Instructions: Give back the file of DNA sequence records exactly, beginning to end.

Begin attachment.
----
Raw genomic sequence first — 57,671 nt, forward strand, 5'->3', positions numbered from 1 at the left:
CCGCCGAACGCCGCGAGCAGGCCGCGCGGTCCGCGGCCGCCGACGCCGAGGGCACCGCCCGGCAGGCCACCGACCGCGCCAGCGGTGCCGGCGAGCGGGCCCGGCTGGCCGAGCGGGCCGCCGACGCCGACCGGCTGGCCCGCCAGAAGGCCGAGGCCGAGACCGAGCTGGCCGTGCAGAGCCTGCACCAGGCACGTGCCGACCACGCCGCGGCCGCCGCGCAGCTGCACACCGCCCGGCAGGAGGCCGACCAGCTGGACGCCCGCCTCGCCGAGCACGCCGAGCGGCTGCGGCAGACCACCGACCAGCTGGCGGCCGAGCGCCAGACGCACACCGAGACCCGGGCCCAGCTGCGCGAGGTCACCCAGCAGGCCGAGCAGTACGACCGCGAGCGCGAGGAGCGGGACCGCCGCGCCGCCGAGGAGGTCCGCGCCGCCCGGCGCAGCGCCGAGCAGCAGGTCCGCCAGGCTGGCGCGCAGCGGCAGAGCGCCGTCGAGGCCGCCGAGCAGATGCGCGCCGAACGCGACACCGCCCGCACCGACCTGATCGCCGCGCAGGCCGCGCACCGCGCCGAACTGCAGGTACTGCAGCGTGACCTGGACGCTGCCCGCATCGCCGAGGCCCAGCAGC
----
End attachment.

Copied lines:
Raw genomic sequence first — 57,671 nt, forward strand, 5'->3', positions numbered from 1 at the left:
CCGCCGAACGCCGCGAGCAGGCCGCGCGGTCCGCGGCCGCCGACGCCGAGGGCACCGCCCGGCAGGCCACCGACCGCGCCAGCGGTGCCGGCGAGCGGGCCCGGCTGGCCGAGCGGGCCGCCGACGCCGACCGGCTGGCCCGCCAGAAGGCCGAGGCCGAGACCGAGCTGGCCGTGCAGAGCCTGCACCAGGCACGTGCCGACCACGCCGCGGCCGCCGCGCAGCTGCACACCGCCCGGCAGGAGGCCGACCAGCTGGACGCCCGCCTCGCCGAGCACGCCGAGCGGCTGCGGCAGACCACCGACCAGCTGGCGGCCGAGCGCCAGACGCACACCGAGACCCGGGCCCAGCTGCGCGAGGTCACCCAGCAGGCCGAGCAGTACGACCGCGAGCGCGAGGAGCGGGACCGCCGCGCCGCCGAGGAGGTCCGCGCCGCCCGGCGCAGCGCCGAGCAGCAGGTCCGCCAGGCTGGCGCGCAGCGGCAGAGCGCCGTCGAGGCCGCCGAGCAGATGCGCGCCGAACGCGACACCGCCCGCACCGACCTGATCGCCGCGCAGGCCGCGCACCGCGCCGAACTGCAGGTACTGCAGCGTGACCTGGACGCTGCCCGCATCGCCGAGGCCCAGCAGC